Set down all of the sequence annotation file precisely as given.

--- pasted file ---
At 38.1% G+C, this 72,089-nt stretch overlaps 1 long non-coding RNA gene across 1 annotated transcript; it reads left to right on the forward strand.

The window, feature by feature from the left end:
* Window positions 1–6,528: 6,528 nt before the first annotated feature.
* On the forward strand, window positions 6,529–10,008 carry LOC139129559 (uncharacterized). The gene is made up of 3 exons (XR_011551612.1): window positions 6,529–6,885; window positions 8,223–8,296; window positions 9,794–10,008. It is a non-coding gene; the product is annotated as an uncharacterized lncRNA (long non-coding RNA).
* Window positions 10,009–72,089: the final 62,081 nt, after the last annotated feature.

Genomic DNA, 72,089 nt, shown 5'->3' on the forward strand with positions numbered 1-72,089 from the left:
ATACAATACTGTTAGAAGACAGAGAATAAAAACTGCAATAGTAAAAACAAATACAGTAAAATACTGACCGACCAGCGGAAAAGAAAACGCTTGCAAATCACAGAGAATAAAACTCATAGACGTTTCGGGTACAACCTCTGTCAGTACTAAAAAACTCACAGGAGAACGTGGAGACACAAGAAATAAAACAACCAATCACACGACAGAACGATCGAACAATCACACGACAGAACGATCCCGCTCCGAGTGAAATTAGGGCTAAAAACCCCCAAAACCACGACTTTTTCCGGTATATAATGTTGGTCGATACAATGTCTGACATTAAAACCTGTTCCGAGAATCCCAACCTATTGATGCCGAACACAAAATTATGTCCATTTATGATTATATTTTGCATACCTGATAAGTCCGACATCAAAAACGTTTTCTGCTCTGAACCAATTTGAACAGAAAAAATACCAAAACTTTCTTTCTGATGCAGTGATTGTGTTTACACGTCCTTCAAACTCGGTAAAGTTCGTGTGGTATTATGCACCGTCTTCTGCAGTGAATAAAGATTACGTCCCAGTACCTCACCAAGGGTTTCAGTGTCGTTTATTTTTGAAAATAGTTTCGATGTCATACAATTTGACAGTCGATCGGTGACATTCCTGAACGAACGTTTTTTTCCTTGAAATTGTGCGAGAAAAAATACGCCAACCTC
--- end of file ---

At 38.1% G+C, this 72,089-nt stretch overlaps 1 long non-coding RNA gene across 1 annotated transcript; it reads left to right on the forward strand.

The window, feature by feature from the left end:
* Window positions 1–6,528: 6,528 nt before the first annotated feature.
* On the forward strand, window positions 6,529–10,008 carry LOC139129559 (uncharacterized). The gene is made up of 3 exons (XR_011551612.1): window positions 6,529–6,885; window positions 8,223–8,296; window positions 9,794–10,008. It is a non-coding gene; the product is annotated as an uncharacterized lncRNA (long non-coding RNA).
* Window positions 10,009–72,089: the final 62,081 nt, after the last annotated feature.

Genomic DNA, 72,089 nt, shown 5'->3' on the forward strand with positions numbered 1-72,089 from the left:
ATACAATACTGTTAGAAGACAGAGAATAAAAACTGCAATAGTAAAAACAAATACAGTAAAATACTGACCGACCAGCGGAAAAGAAAACGCTTGCAAATCACAGAGAATAAAACTCATAGACGTTTCGGGTACAACCTCTGTCAGTACTAAAAAACTCACAGGAGAACGTGGAGACACAAGAAATAAAACAACCAATCACACGACAGAACGATCGAACAATCACACGACAGAACGATCCCGCTCCGAGTGAAATTAGGGCTAAAAACCCCCAAAACCACGACTTTTTCCGGTATATAATGTTGGTCGATACAATGTCTGACATTAAAACCTGTTCCGAGAATCCCAACCTATTGATGCCGAACACAAAATTATGTCCATTTATGATTATATTTTGCATACCTGATAAGTCCGACATCAAAAACGTTTTCTGCTCTGAACCAATTTGAACAGAAAAAATACCAAAACTTTCTTTCTGATGCAGTGATTGTGTTTACACGTCCTTCAAACTCGGTAAAGTTCGTGTGGTATTATGCACCGTCTTCTGCAGTGAATAAAGATTACGTCCCAGTACCTCACCAAGGGTTTCAGTGTCGTTTATTTTTGAAAATAGTTTCGATGTCATACAATTTGACAGTCGATCGGTGACATTCCTGAACGAACGTTTTTTTCCTTGAAATTGTGCGAGAAAAAATACGCCAACCTC